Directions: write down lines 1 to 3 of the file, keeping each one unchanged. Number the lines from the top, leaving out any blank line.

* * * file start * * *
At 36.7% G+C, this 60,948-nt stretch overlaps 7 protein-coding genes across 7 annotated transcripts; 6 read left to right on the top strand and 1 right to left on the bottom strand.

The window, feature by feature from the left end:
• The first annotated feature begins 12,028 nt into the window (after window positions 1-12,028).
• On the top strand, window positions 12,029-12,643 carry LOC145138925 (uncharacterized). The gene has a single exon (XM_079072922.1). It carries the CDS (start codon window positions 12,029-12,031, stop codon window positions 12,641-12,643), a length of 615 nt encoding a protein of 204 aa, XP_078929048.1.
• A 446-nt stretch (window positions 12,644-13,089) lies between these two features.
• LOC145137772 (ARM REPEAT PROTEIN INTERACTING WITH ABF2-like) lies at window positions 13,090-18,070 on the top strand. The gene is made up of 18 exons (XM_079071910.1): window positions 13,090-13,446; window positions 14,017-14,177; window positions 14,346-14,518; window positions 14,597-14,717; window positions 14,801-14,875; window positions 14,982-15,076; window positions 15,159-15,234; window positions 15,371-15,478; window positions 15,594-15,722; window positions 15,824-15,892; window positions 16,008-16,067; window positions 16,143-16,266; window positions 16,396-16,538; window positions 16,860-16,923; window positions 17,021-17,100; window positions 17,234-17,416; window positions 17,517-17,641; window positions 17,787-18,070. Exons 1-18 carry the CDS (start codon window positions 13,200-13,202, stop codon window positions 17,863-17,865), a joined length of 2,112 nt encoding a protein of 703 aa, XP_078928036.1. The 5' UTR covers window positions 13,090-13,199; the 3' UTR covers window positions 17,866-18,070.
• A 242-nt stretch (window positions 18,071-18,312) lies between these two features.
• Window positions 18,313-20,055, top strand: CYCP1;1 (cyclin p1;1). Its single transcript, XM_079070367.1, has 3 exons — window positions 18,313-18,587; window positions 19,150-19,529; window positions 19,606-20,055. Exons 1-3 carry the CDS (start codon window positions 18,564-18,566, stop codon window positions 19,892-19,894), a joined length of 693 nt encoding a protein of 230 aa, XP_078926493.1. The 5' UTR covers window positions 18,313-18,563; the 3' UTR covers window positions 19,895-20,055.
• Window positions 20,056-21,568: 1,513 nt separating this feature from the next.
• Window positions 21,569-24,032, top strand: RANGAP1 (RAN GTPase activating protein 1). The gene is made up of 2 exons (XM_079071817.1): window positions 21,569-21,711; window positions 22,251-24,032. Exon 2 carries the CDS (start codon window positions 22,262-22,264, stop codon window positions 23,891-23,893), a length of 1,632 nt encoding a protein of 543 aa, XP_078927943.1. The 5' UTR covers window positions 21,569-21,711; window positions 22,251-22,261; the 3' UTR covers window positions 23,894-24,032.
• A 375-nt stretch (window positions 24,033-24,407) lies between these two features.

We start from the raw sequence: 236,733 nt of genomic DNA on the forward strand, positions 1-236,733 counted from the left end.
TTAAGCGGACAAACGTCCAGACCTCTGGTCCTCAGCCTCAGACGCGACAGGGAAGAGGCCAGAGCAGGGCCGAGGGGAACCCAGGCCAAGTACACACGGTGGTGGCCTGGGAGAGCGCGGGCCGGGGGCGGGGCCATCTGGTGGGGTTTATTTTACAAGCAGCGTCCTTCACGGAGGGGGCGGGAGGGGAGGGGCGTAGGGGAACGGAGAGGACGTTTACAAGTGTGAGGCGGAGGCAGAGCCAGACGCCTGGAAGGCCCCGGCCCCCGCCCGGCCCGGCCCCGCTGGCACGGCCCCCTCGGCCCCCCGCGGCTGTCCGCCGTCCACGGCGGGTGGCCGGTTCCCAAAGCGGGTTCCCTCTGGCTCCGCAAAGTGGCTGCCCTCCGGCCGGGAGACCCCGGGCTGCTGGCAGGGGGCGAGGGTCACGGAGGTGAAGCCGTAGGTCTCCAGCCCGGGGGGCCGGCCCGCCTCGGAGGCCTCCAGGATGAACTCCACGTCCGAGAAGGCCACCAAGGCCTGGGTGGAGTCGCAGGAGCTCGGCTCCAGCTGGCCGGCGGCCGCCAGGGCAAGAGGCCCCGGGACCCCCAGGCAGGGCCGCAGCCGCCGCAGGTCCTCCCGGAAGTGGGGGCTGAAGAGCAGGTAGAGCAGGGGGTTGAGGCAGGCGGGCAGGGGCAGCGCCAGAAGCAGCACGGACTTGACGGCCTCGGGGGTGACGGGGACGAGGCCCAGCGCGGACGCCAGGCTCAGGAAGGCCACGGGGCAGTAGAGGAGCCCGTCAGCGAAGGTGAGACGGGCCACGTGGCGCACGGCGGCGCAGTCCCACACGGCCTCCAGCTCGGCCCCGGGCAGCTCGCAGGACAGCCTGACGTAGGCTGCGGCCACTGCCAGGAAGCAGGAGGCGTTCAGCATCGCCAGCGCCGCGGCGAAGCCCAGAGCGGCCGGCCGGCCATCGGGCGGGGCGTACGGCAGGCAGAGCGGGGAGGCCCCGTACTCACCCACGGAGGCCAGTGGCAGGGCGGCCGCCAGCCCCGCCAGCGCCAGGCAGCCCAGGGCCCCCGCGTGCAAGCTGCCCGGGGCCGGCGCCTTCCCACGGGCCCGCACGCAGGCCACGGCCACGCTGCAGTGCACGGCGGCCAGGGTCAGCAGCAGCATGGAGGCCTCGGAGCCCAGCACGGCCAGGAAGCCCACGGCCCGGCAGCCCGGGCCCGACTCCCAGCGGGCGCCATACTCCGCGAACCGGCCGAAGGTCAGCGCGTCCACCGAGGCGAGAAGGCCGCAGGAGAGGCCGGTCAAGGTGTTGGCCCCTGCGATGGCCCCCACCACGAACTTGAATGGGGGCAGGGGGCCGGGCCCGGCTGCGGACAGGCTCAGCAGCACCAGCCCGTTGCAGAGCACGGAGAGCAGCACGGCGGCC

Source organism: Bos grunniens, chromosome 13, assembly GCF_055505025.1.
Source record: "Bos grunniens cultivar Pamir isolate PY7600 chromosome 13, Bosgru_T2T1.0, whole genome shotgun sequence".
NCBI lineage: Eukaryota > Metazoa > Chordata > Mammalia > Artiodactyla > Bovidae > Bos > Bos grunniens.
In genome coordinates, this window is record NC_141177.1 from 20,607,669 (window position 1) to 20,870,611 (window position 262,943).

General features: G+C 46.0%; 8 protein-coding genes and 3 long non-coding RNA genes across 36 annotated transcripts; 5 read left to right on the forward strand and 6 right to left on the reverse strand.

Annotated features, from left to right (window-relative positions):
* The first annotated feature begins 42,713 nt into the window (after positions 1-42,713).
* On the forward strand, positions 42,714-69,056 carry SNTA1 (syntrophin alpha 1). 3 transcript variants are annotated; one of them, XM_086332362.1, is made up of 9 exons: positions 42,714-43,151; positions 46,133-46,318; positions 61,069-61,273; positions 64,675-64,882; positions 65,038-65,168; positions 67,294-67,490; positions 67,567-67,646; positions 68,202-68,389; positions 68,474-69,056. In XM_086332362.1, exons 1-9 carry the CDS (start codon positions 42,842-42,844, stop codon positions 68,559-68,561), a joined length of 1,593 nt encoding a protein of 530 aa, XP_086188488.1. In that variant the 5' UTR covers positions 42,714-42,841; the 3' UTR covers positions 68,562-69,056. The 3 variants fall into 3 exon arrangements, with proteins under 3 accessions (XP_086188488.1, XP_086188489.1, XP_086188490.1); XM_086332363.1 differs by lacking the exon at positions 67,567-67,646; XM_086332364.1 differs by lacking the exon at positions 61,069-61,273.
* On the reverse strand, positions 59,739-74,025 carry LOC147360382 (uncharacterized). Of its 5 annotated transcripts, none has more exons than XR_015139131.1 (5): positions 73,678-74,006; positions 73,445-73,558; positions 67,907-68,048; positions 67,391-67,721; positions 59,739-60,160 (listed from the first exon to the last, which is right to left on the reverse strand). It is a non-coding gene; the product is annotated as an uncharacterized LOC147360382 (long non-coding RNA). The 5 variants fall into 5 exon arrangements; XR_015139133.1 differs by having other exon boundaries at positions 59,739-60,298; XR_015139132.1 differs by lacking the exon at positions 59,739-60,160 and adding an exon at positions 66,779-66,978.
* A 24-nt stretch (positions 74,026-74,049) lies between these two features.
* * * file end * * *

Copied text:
At 36.7% G+C, this 60,948-nt stretch overlaps 7 protein-coding genes across 7 annotated transcripts; 6 read left to right on the top strand and 1 right to left on the bottom strand.

The window, feature by feature from the left end:
• The first annotated feature begins 12,028 nt into the window (after window positions 1-12,028).